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Economy in Brief

U.S. Unemployment Situation Varies Greatly For Many Reasons
by Tom Moeller June 7, 2010

Contained in Friday's employment report, which showed that the total civilian unemployment rate fell, was an increase in a broader measure which includes marginally attached workers and those working part-time for economic reasons. This series slipped to 16.6% from the 4Q '09 high of 17.3%, but the high levels suggest digging deeper into the report for a fuller appreciation of the jobs picture, and it's not good.

To start, the average duration of unemployment rose to a record high of 34.4 weeks, up ten weeks from last year's average. The increase reflected an increase in the percentage of those unemployed for 27 weeks or more rising to 46.0% from 31.1% last year.

By industry, the unemployment rate for construction stood at 20.1% versus its high of 27.1% in February. These figures are not seasonally adjusted (NSA) so an upturn during winter was followed by a normal drop come spring. But the y/y figure compares to 19.2% one year ago and a range of 5%-to-8% before the recession began. In manufacturing, unemployment stood at 10.3% versus 12.1% for all of last year and more than double the 2007 average. In transportation, the rate also was double-digit but in the financial industry it stood at 6.8% versus 3.0% in 2007. Unemployment in government sector lagged all these rates.

By age, the unemployment rate for teenagers stood just under its record high last month at 26.4%. For teenage males it was 28.1%. For those aged 25 or over, the rate also was near its record at 8.4% which was more than double the 2007 average. For adult men, the unemployment picture was more discouraging. Overall the rate of 10.5% compared to 8.8% for women. For men over-25 the rate was 9.1% versus 7.6% for women. For both, these rates are double the 2007 low.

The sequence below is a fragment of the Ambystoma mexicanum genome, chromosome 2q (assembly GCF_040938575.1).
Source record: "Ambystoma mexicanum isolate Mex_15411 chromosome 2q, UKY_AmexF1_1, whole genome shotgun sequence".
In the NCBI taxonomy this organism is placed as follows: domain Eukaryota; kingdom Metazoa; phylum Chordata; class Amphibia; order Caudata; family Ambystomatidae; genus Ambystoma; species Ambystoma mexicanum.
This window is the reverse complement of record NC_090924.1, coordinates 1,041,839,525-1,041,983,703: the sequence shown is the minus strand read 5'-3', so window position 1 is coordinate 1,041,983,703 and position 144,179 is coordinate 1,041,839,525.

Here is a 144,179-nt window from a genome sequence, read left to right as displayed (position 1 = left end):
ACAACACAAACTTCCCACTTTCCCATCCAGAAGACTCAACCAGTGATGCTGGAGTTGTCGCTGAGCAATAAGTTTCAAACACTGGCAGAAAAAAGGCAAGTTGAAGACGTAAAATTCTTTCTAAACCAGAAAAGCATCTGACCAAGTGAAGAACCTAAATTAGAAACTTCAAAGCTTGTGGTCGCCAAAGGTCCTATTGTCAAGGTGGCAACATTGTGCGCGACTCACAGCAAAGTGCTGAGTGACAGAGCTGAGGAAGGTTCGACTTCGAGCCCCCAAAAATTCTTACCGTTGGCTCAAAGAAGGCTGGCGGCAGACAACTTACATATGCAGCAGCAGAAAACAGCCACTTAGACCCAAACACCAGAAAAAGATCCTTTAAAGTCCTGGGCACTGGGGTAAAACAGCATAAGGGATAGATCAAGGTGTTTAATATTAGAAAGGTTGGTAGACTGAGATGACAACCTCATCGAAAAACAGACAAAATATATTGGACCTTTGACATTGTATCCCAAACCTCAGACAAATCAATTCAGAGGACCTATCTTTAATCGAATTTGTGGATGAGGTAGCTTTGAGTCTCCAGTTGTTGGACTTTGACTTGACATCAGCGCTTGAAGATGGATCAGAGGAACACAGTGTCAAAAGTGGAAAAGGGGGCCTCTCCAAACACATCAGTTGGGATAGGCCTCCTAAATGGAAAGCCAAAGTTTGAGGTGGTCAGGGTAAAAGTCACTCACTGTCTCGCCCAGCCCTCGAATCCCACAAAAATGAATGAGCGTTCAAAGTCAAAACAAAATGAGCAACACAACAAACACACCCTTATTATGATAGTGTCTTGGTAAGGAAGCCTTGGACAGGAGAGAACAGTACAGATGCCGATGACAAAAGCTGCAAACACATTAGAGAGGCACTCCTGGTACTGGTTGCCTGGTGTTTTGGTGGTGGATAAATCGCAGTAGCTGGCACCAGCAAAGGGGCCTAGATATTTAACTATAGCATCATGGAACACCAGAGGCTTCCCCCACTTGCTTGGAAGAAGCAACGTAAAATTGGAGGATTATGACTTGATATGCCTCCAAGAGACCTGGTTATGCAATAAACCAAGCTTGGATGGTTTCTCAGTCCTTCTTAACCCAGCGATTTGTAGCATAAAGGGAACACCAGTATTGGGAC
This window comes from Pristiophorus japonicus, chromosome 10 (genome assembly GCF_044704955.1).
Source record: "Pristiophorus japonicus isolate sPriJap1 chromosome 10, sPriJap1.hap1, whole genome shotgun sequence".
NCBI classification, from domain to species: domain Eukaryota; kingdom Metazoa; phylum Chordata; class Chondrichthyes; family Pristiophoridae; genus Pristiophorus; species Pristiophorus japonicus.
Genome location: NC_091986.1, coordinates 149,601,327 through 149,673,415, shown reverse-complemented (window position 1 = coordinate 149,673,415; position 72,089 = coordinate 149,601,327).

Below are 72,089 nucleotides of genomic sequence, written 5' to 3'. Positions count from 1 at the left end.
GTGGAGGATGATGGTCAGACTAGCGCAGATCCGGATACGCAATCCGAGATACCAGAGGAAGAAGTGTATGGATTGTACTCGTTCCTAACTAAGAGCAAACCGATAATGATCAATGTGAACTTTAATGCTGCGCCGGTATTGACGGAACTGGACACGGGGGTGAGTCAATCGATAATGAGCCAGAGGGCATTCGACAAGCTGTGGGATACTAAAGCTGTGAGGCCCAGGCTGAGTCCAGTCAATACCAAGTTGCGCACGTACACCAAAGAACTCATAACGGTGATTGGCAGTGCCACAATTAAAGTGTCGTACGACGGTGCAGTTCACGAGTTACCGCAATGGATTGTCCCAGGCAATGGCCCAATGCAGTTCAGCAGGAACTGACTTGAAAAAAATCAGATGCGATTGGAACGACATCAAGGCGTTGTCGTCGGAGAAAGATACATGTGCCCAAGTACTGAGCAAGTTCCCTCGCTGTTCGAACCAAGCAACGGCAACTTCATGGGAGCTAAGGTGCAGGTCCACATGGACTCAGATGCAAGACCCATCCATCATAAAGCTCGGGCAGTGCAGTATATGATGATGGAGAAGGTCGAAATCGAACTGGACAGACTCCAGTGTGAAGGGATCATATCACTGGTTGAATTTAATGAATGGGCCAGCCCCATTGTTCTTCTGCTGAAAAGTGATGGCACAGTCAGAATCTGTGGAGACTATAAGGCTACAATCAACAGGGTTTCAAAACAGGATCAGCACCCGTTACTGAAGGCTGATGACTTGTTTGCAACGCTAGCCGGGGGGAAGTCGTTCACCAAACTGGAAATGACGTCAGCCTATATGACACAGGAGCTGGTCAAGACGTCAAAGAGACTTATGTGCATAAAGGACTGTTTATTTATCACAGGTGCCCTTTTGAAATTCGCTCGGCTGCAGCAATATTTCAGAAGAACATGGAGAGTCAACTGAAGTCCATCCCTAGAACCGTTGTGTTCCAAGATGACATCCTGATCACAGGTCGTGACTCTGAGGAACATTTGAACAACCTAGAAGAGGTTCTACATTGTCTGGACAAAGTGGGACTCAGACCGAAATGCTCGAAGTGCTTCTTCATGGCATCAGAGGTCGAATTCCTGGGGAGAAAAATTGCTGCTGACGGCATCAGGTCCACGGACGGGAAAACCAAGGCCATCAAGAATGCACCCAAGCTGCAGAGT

By race the unemployment figures indicate an even sharper divergence. The white unemployment rate of 8.8% compared to 15.5% for African Americans. For teenage blacks the rate jumps to an even higher 38.4%; 39.7% for women compared to 25.0% during all of 2007. For whites the unemployment rate overall was 8.5% last month, double the '07 rate. For teenage whites the rates also was a healthy 25.1% and was 26.2% for males.  

Education pays. For adults with less than a high school diploma the unemployment rate totaled 13.6% last month compared to 10.3% for those graduates but no college. Having attended some college helped and lowered unemployment further but graduating dropped the unemployment rate to 4.4%. The unemployment rate for adult whites with a BA degree or higher stood at 4.1% while for Asians it was 4.8% last month. For Hispanics or Latinos the rate was 5.9% and for blacks the rate totaled 7.2%. All of these rates are roughly double the 2007 average.

The figures referenced above are available in Haver's USECON database. Additional detail can be found in the LABOR and in the EMPL databases.

Unemployment Rate (%) May April 2009 2008 2007
Total 9.7 9.9 9.3 5.8 4.6
By Industry
Construction 20.1 21.8 19.0 10.6 7.4
Manufacturing 10.3 11.1 12.1 5.8 4.3
Financial  6.8 7.6 6.4 4.0 3.0
Government 3.4 3.4 3.6 2.4 2.3
By Age
16-19 Years 26.4 25.4 24.3 18.7 15.7
25 & over 8.4 8.3 8.0 4.6 3.6
By Race
White  8.8 9.0 8.5 5.2 4.1
Black or African American 15.5 16.5 14.8 10.1 8.3
By Educational Attainment
Less Than High School Diploma 15.0 14.7 14.7 9.0 7.1
High School, No College 10.9 10.6 9.7 5.7 4.4
Bachelor's Degree or Higher 4.7 4.9 4.6 2.6 2.0
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